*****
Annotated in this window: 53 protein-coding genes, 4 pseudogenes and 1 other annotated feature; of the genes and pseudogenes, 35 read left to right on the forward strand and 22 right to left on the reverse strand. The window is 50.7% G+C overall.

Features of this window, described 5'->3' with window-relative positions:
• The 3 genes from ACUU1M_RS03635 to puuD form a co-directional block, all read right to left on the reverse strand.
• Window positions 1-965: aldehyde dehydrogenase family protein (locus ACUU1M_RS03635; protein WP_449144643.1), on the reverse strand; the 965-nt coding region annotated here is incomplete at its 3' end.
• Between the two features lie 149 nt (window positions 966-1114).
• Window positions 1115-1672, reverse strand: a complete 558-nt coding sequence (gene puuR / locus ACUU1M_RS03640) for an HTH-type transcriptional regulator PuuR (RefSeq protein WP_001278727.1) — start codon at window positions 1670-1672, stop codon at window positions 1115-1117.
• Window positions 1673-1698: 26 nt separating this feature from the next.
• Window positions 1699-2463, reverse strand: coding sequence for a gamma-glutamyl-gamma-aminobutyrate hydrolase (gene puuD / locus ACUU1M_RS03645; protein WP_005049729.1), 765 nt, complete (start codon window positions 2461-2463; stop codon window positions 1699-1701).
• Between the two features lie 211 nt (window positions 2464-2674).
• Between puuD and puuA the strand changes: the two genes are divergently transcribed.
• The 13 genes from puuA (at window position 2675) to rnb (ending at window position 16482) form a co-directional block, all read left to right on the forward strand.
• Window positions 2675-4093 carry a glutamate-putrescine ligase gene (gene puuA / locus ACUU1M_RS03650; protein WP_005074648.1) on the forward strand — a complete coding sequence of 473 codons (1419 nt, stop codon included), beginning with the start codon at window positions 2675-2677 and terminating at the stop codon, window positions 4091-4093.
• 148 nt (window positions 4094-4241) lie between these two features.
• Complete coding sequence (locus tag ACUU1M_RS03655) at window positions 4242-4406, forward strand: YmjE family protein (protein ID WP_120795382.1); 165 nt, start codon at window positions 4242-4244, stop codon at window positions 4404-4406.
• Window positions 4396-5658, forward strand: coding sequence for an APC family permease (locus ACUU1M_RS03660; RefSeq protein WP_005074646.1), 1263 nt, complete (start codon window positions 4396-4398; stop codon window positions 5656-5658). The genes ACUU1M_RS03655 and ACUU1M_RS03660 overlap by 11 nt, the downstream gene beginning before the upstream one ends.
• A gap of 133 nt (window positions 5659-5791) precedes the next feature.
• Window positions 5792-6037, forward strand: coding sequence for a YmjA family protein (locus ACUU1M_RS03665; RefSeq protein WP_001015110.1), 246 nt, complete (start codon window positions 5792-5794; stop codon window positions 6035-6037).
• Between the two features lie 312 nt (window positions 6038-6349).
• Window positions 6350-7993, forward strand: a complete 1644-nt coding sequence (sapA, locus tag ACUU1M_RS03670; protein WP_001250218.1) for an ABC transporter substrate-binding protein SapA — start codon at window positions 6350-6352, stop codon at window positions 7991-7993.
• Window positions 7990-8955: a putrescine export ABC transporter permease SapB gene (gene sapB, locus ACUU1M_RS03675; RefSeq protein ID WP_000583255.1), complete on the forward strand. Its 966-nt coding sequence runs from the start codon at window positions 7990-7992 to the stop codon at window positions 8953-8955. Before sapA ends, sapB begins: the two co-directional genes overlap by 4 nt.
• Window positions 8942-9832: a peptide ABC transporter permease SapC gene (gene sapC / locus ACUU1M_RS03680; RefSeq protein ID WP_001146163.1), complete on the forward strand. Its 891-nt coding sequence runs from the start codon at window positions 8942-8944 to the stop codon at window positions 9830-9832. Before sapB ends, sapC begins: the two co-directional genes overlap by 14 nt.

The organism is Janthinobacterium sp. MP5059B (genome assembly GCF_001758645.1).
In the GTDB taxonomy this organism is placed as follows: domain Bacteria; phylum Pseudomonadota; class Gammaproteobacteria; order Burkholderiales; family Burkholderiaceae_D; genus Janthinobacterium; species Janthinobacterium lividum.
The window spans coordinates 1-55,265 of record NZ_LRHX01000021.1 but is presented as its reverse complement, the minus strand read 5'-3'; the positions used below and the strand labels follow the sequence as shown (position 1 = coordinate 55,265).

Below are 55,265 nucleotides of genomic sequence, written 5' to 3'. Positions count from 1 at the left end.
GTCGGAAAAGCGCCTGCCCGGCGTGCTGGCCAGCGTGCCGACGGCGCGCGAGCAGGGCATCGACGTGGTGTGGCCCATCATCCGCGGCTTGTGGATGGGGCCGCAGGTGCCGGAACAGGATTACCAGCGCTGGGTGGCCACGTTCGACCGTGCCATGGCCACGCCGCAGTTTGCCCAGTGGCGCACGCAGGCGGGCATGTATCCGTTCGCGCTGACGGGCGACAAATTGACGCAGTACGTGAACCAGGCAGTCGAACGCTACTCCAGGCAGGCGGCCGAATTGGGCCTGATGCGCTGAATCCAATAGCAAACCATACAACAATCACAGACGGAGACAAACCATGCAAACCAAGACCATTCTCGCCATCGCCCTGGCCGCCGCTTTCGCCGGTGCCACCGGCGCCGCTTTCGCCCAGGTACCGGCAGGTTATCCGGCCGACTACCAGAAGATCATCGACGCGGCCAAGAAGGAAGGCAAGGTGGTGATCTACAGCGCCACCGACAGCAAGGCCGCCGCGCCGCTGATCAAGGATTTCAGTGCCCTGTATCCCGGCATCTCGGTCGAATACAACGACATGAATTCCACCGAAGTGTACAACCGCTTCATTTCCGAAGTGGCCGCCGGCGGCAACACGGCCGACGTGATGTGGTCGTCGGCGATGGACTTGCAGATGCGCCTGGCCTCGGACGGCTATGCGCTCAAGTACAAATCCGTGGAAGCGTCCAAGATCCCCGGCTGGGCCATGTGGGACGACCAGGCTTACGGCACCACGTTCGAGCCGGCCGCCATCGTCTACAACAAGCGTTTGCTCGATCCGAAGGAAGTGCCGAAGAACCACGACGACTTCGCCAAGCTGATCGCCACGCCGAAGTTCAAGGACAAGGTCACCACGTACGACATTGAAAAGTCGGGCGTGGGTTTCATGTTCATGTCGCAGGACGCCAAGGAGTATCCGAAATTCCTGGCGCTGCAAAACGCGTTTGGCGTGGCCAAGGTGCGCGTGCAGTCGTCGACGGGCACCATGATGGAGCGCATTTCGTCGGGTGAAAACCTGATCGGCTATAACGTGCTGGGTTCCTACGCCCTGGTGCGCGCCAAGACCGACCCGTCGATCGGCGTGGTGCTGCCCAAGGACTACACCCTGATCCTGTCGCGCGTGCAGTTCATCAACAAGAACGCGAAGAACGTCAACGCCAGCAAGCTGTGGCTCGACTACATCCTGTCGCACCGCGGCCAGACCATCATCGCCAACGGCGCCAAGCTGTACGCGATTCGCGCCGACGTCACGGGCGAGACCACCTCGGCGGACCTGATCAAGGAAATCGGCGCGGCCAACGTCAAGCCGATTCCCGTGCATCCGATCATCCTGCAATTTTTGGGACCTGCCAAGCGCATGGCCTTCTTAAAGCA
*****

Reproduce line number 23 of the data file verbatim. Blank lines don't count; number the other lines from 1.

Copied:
In the GTDB taxonomy this organism is placed as follows: domain Bacteria; phylum Pseudomonadota; class Gammaproteobacteria; order Burkholderiales; family Burkholderiaceae_D; genus Janthinobacterium; species Janthinobacterium lividum.